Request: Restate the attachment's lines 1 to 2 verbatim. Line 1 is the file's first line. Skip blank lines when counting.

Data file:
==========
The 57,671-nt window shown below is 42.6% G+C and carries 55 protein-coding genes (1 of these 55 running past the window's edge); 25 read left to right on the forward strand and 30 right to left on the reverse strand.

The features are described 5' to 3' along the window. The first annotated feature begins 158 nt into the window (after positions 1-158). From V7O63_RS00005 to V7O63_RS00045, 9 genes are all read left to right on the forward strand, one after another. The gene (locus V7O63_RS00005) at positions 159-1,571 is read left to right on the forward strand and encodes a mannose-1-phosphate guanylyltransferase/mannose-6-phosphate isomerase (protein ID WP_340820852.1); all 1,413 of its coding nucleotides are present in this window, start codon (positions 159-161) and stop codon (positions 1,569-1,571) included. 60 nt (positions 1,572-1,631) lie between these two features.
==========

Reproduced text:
The 57,671-nt window shown below is 42.6% G+C and carries 55 protein-coding genes (1 of these 55 running past the window's edge); 25 read left to right on the forward strand and 30 right to left on the reverse strand.

The features are described 5' to 3' along the window. The first annotated feature begins 158 nt into the window (after positions 1-158). From V7O63_RS00005 to V7O63_RS00045, 9 genes are all read left to right on the forward strand, one after another. The gene (locus V7O63_RS00005) at positions 159-1,571 is read left to right on the forward strand and encodes a mannose-1-phosphate guanylyltransferase/mannose-6-phosphate isomerase (protein ID WP_340820852.1); all 1,413 of its coding nucleotides are present in this window, start codon (positions 159-161) and stop codon (positions 1,569-1,571) included. 60 nt (positions 1,572-1,631) lie between these two features.